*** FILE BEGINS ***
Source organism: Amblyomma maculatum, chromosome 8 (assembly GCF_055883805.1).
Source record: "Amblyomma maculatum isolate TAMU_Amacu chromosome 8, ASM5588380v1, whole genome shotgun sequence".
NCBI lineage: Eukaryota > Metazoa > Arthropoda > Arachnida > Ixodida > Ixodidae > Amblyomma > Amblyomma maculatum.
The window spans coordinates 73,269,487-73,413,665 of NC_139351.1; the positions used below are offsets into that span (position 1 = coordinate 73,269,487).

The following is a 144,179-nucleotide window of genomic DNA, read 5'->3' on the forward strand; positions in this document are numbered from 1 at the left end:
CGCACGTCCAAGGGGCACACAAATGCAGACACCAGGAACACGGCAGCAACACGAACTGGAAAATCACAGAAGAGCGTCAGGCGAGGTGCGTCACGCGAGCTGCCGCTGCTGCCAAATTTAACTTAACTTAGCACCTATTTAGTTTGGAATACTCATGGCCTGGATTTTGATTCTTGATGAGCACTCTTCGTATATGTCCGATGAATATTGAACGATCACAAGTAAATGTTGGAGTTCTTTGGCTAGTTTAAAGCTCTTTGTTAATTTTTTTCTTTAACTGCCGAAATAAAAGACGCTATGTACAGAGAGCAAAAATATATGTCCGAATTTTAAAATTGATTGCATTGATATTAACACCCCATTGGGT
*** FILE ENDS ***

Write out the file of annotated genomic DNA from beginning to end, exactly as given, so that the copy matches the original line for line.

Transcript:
Source organism: Amblyomma maculatum, chromosome 8 (assembly GCF_055883805.1).
Source record: "Amblyomma maculatum isolate TAMU_Amacu chromosome 8, ASM5588380v1, whole genome shotgun sequence".
NCBI lineage: Eukaryota > Metazoa > Arthropoda > Arachnida > Ixodida > Ixodidae > Amblyomma > Amblyomma maculatum.
The window spans coordinates 73,269,487-73,413,665 of NC_139351.1; the positions used below are offsets into that span (position 1 = coordinate 73,269,487).

The following is a 144,179-nucleotide window of genomic DNA, read 5'->3' on the forward strand; positions in this document are numbered from 1 at the left end:
CGCACGTCCAAGGGGCACACAAATGCAGACACCAGGAACACGGCAGCAACACGAACTGGAAAATCACAGAAGAGCGTCAGGCGAGGTGCGTCACGCGAGCTGCCGCTGCTGCCAAATTTAACTTAACTTAGCACCTATTTAGTTTGGAATACTCATGGCCTGGATTTTGATTCTTGATGAGCACTCTTCGTATATGTCCGATGAATATTGAACGATCACAAGTAAATGTTGGAGTTCTTTGGCTAGTTTAAAGCTCTTTGTTAATTTTTTTCTTTAACTGCCGAAATAAAAGACGCTATGTACAGAGAGCAAAAATATATGTCCGAATTTTAAAATTGATTGCATTGATATTAACACCCCATTGGGT